It’ll happen to everyone at some point. All the free space Dropbox has been offering will run out, despite effortless ways to unlock more space. You finally need to clean up your cloud storage.
Unfortunately, Dropbox makes this as hard as possible. It won’t tell you a file’s size, it won’t tell you which files have been duplicated and taking up twice the space, it won’t sort by size — it’s almost like Dropbox doesn’t want you to delete any files.
But don’t worry, that’s what I’m here for. Faced with the same “Out of space” message on Dropbox, I found a few ways to free up some storage.
Check the Distribution of Files
To start, you need to know which files you own and which ones are taking up space because they have been shared with you. So go to Dropbox.com and sign in. Then go to Account Name > Settings > Account. That’s where you’ll see this:
It’s one of the little-known ways to manage Dropbox. The distribution of your cloud storage will tell you how much space you can expect to clear up by delinking from shared folders and files. Basically, this little bar graph should give you an idea of where all your space is going, so you know what you need to tackle: your own files or the files shared with you.
Spruce Your Shared Folders
In case shared folders and files are taking too much room, you might be able to do without them and free up some room. While you’re signed in on the web app, click “Sharing” to see all your shared folders and shared files, separated in two tabs.
You can sort the folders or files based on when they were last modified, so you get an idea of how often you actually still use these. You’d be surprised how many things you find that are years old, let alone months. Decide what can be eliminated.
To delete a folder, click Share. In the menu that pops up, in case you’re the owner, make the other person the owner if you want them to still access the files; if you don’t want them to have access, leave the settings as it. Remember, cloud file sharing etiquette is important.
Click Owner or Can Edit next to your own name and choose “Remove My Access“. When prompted to keep a copy of the folder, keep the checkbox unticked. And just like that, it’s gone from your Dropbox!
It’s inexplicable why Dropbox doesn’t show the size of any file, but thankfully one third-party web app makes that easy. Jolicloud Drive, one of the best cloud storage managers, just needs to connect to your Dropbox to give you a web-based file explorer for all your files and folders without downloading the files or the Dropbox installer to your PC.
Click the “Size” tab to sort the files in your default box or any folder by largest to smallest or the other way around. Much like a computer-based explorer, the folders aren’t sorted by size. You’ll have to open a folder and click the “Size” tab to sort that folder’s contents by size.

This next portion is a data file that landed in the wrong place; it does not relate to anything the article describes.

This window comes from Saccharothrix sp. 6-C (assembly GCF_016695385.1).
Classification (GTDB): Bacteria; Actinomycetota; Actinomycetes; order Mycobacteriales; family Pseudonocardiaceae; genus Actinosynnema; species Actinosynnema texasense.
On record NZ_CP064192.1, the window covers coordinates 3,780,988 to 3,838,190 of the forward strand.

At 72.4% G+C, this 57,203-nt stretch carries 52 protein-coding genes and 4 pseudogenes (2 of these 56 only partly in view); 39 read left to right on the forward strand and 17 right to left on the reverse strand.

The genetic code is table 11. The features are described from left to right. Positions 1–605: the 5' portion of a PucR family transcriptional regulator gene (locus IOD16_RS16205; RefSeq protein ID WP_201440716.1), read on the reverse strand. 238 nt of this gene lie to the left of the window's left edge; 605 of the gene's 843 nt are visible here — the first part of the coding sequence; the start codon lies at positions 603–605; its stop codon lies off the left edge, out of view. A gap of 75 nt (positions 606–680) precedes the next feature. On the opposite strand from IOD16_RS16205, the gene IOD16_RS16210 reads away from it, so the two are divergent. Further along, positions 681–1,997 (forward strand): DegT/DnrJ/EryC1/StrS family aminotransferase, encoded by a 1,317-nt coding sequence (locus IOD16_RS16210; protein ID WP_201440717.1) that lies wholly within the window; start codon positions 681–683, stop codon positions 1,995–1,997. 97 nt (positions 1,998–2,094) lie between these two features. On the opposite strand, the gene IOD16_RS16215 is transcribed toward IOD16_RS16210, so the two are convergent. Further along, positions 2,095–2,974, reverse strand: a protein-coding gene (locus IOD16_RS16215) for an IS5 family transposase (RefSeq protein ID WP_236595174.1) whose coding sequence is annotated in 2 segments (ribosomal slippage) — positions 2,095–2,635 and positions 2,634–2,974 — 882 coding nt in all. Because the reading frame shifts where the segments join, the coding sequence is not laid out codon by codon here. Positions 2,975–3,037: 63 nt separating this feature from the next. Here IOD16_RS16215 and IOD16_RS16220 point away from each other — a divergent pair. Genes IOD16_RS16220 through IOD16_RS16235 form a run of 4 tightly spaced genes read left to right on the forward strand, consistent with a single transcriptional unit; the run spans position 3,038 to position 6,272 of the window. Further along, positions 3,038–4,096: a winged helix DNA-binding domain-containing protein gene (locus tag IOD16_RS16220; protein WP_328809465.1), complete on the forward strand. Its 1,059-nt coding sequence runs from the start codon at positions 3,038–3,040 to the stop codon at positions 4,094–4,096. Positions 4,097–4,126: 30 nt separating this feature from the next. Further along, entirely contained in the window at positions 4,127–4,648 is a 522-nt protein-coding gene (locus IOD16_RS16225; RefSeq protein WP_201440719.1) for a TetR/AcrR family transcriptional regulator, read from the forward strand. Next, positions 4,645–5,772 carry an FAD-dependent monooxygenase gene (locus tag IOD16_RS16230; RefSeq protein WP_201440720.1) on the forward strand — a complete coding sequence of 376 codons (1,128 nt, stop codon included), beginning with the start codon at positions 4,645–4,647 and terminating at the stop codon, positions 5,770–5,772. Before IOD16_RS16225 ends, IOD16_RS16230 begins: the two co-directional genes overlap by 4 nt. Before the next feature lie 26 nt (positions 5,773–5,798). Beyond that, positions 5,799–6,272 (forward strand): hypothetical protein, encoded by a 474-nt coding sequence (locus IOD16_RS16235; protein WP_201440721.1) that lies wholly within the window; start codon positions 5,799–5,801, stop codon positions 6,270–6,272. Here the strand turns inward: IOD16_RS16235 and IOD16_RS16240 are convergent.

Still, this is a big improvement from the zero options that Dropbox itself gives you.
Android users have a big advantage in clearing up space in their Dropbox because they get the best possible tool to do that. Unclouded is simply brilliant and does things that no other app does.
To begin, sign in only with your Dropbox account and not any other cloud account, even though you have options for those. At this point, you only want to analyze your Dropbox account, nothing else.
By default, you get an overview of your files and folders. Go to Menu > Categories to see what types of files dominate the things stored on your Dropbox. A quick look showed me that I had stored several comics on Dropbox, and was able to remove them. Similarly, you might be able to remove videos or images or MP3s in one swoop.
Next, go to Menu > Duplicates, where Unclouded will show you several files which appear twice. Long-press a duplicated file, tap the three-dot icon in the top right, and choose Select All. Now, just start tapping one copy of each file so it’s unselected. When you’re done, delete the rest by tapping the Trash icon. To me, it was surprising how many of my files repeated, and I ended up clearing up a lot of space through this step. If you’ve installed Dropbox on Windows, there are tools to find and delete duplicates.
Then, go to Menu > All Files, and tap the second icon from top right, which looks like three lines of different lengths. Tap Large to Small to sort all files (including those within folders) from largest to smallest. Now select the files you want to delete and get rid of them. Remember, you got rid of duplicates, so this is the last copy of this file on your Dropbox!
Finally, sign into Unclouded with your other cloud storage like Google Drive, OneDrive, etc. Now, run through Menu > Duplicates again to see which files on Dropbox also appear in your other cloud drives. That way, you can get rid of the file on Dropbox, whereas it can stay somewhere else where you have more space.
With these tips and tools, I’m pretty sure you will be able to free up plenty of space on your Dropbox cloud drive without making any big sacrifices. But there might be other ways too, or tools that I don’t know about.
So come on, share how you keep your Dropbox tidy and lean, or manage from hitting the roof of your space limit.